If I could start my adult life over, I would do some things differently.
Knowing what I know now, I would avoid the newspaper business entirely. I also wouldn’t have spent two decades working in politics. What would I do instead?
I would become a filmmaker, an academic or a psychologist. Those three might sound rather different, but I’ve thought seriously about all three. The more I think consider it, the more sense it makes — because all three are different faces of something I do quite naturally.
You see, I’m a storyteller.
The sculptures you see above in the fountain at Five Points South in Birmingham are collectively called “The Storyteller.” The guy with the goat head is the storyteller himself. It was intended to convey the importance of storytelling in the South’s oral tradition.
Everything I’ve ever done was about storytelling in one way or another. In newspapers, I told stories and helped weave a coherent community narrative as I edited newspapers. In politics, I created narratives about clients which I sold to a gullible public.
If I could start life again, I would use storytelling in a different way. Filmmakers, academics and psychologists are at their best when they tell stories. They weave meaningful narratives to help confused people find their way in a world which is changing.
For a long time, I struggled to find my calling in the form of what I did. Early in life, I felt called to the ministry. Then for a long time, I saw newspapers as a form of calling. After that, I thought I could change the world in a positive way through politics.
I saw those specific roles as a calling. Even though I did the work of all three at one time or another, those forms didn’t seem right. And now I suspect it’s because my calling was never about the form.
It was about the meaning of the stories instead.
The longer I live, the more I have to say that I believe would be useful for individuals and for the decaying culture around us. In a way, I am the “anti-story” in the current culture. I am more like the Old Testament prophet who dramatically shows up — after God forces him to finally obey — and tells the people to repent.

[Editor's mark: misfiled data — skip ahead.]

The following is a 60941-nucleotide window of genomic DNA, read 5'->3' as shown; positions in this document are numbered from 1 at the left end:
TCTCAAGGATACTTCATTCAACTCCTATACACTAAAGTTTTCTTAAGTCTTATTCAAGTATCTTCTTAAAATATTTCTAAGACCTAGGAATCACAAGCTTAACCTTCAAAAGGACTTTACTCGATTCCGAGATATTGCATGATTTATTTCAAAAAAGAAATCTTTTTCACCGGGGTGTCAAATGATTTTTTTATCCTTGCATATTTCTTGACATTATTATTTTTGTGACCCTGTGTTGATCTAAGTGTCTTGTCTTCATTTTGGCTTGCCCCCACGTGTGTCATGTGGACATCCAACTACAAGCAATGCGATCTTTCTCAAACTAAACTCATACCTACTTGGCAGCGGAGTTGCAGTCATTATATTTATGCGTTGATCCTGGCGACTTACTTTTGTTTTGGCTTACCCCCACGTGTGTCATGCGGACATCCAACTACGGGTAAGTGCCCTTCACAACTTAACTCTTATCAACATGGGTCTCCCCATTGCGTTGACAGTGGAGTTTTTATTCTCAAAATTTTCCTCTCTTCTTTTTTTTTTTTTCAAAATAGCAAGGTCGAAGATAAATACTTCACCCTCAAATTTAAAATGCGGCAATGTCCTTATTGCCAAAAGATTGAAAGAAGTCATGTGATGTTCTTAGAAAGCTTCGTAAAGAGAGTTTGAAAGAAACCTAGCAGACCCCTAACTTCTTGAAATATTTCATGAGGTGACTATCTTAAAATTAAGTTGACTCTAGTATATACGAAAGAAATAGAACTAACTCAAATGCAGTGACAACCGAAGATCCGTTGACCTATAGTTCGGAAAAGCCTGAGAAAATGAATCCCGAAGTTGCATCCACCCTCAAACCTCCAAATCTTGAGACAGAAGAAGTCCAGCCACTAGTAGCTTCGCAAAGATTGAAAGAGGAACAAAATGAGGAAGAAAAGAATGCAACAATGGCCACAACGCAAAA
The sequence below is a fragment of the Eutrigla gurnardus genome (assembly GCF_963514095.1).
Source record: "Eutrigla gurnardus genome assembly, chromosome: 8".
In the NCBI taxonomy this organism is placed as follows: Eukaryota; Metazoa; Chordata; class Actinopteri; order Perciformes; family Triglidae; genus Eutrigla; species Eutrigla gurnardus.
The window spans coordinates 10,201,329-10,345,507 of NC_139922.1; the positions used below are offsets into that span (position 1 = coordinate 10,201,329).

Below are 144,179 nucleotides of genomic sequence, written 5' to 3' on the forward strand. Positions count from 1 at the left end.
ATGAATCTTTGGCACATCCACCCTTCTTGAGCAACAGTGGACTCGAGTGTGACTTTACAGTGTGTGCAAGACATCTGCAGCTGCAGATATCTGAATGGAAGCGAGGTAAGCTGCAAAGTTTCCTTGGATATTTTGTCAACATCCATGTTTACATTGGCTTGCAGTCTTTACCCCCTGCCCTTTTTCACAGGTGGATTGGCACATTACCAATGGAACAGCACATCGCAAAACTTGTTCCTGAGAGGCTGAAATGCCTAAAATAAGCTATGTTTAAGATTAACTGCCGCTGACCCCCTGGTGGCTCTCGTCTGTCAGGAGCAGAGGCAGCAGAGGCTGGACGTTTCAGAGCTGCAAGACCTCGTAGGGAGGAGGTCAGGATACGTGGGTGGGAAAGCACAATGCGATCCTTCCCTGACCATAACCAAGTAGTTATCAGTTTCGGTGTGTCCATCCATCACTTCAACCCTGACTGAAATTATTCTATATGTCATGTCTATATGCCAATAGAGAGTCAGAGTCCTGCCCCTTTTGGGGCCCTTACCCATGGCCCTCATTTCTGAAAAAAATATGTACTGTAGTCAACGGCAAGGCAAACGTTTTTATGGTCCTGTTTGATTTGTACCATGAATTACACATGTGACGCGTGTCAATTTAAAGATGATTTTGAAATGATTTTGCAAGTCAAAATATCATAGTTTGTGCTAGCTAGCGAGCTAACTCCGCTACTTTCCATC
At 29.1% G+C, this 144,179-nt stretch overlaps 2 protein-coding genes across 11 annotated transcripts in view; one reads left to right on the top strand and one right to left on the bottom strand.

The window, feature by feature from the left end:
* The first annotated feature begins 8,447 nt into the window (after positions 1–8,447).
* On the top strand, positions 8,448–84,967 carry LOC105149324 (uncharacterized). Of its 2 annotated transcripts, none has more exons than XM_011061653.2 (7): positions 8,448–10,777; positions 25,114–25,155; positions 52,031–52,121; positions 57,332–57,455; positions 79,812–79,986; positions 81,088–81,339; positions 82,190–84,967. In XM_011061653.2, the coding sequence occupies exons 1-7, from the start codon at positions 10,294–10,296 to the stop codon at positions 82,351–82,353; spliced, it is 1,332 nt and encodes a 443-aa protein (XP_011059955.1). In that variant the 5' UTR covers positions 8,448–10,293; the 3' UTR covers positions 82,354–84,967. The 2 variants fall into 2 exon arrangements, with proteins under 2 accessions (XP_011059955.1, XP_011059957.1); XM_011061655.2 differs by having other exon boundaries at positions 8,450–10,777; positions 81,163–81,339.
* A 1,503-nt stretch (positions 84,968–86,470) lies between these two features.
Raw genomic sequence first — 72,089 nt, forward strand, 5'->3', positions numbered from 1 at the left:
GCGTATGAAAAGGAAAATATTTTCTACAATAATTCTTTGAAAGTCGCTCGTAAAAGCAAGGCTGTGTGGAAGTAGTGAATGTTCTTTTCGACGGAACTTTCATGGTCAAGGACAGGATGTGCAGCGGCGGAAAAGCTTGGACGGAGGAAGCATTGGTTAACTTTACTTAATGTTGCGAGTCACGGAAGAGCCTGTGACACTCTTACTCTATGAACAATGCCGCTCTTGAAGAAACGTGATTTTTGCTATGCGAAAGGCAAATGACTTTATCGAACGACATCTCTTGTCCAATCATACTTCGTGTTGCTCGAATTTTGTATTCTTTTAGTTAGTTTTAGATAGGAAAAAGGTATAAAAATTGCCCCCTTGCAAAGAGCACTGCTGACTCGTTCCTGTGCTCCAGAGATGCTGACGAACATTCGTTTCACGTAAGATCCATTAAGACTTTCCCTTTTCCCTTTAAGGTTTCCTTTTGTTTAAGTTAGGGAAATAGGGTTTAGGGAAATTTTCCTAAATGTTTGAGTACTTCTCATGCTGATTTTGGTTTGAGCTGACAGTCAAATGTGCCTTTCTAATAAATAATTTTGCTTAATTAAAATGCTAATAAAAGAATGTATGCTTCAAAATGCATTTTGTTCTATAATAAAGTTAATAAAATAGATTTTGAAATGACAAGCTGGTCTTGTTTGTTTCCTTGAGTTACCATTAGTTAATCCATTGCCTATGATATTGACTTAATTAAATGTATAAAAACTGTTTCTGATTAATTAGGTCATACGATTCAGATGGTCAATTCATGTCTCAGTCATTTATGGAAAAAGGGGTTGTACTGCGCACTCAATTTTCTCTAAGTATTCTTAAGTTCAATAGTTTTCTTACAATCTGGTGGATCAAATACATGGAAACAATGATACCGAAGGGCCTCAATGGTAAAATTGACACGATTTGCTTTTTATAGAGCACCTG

My stories aren’t about sin. They’re not about obedience. They’re not about putting away idols. No, they’re about ideas instead. My stories are about how we — as individuals and as communities — can choose to turn away from the bright and shiny things which are slowly destroying us.
Ultimately, my story is about grounding ourselves in where we’ve come from — the best of the past — and about how we can shed the trappings of the “false self” that we grow up learning to be in order to be accepted.
I don’t glorify the past and I don’t hate change, but the more I understand about how we have gotten to the point where we are as a culture — and the more I see how we’re imploding — the more I realize how desperate many people are for an alternative. Millions and millions of people seem uneasy and unhappy with modern life, but without quite understanding why.
The stories I have to tell lay a narrative for understanding why we’ve felt this way. And they suggest some paths that we as individuals can take to get to somewhere more healthy, even if the rest of the culture continues over a cliff.
A filmmaker can certainly tell these stories. An academic can weave the same narratives to influence public thinking. And a psychologist uses the same sorts of stories to help his clients understand themselves and how they might be able to dig their way out of their problems.
I have a lot that I need to say. I have a powerful message. It feels like a calling. It’s a broad but integrated collection of narratives to help life make sense, for individuals and for the culture. It’s a call to sanity and personal peace.
It’s part psychology. It’s part serious academic thought. It’s part entertainment.
But it’s all storytelling.